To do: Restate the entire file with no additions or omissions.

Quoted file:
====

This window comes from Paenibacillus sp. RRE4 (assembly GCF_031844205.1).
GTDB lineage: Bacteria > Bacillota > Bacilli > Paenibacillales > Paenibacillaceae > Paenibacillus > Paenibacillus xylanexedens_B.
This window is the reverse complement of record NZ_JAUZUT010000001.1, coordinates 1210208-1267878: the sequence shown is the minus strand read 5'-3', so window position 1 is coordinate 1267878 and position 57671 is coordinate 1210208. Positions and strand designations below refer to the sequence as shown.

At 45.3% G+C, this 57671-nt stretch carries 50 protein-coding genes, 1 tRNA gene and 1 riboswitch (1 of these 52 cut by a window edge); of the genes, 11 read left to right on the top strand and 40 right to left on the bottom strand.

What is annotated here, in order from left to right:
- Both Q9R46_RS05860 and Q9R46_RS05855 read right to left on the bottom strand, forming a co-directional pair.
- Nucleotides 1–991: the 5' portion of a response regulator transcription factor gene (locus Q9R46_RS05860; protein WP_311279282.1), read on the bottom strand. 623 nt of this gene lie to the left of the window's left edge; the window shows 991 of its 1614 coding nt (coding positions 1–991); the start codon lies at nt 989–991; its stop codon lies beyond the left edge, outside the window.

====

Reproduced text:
This window comes from Paenibacillus sp. RRE4 (assembly GCF_031844205.1).
GTDB lineage: Bacteria > Bacillota > Bacilli > Paenibacillales > Paenibacillaceae > Paenibacillus > Paenibacillus xylanexedens_B.
This window is the reverse complement of record NZ_JAUZUT010000001.1, coordinates 1210208-1267878: the sequence shown is the minus strand read 5'-3', so window position 1 is coordinate 1267878 and position 57671 is coordinate 1210208. Positions and strand designations below refer to the sequence as shown.

At 45.3% G+C, this 57671-nt stretch carries 50 protein-coding genes, 1 tRNA gene and 1 riboswitch (1 of these 52 cut by a window edge); of the genes, 11 read left to right on the top strand and 40 right to left on the bottom strand.

What is annotated here, in order from left to right:
- Both Q9R46_RS05860 and Q9R46_RS05855 read right to left on the bottom strand, forming a co-directional pair.
- Nucleotides 1–991: the 5' portion of a response regulator transcription factor gene (locus Q9R46_RS05860; protein WP_311279282.1), read on the bottom strand. 623 nt of this gene lie to the left of the window's left edge; the window shows 991 of its 1614 coding nt (coding positions 1–991); the start codon lies at nt 989–991; its stop codon lies beyond the left edge, outside the window.